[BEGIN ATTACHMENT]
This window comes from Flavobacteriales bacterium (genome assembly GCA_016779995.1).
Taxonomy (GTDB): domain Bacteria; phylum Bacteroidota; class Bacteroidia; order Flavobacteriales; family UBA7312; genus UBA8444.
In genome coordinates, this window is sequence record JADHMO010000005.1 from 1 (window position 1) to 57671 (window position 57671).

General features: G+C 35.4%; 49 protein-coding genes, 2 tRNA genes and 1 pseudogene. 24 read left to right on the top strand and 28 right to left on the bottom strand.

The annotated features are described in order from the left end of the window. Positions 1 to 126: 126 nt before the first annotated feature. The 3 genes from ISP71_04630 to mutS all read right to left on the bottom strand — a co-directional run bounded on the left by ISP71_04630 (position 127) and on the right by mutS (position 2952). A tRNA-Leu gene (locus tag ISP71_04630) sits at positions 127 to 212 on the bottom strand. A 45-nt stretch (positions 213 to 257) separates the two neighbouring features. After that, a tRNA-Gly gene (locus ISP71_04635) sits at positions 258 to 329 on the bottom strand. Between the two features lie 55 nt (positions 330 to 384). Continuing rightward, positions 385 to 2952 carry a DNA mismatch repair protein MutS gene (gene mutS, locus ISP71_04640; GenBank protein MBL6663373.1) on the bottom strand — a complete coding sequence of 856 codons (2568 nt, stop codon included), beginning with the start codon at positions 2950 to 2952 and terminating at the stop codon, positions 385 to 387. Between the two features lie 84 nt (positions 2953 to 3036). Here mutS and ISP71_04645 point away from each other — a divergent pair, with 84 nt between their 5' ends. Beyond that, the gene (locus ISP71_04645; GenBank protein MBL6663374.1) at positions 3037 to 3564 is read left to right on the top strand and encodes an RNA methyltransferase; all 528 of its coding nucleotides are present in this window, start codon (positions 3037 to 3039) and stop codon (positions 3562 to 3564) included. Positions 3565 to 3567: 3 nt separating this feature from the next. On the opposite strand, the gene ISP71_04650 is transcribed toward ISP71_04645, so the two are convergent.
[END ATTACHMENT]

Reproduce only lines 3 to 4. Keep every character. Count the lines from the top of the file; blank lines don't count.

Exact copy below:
In genome coordinates, this window is sequence record JADHMO010000005.1 from 1 (window position 1) to 57671 (window position 57671).

General features: G+C 35.4%; 49 protein-coding genes, 2 tRNA genes and 1 pseudogene. 24 read left to right on the top strand and 28 right to left on the bottom strand.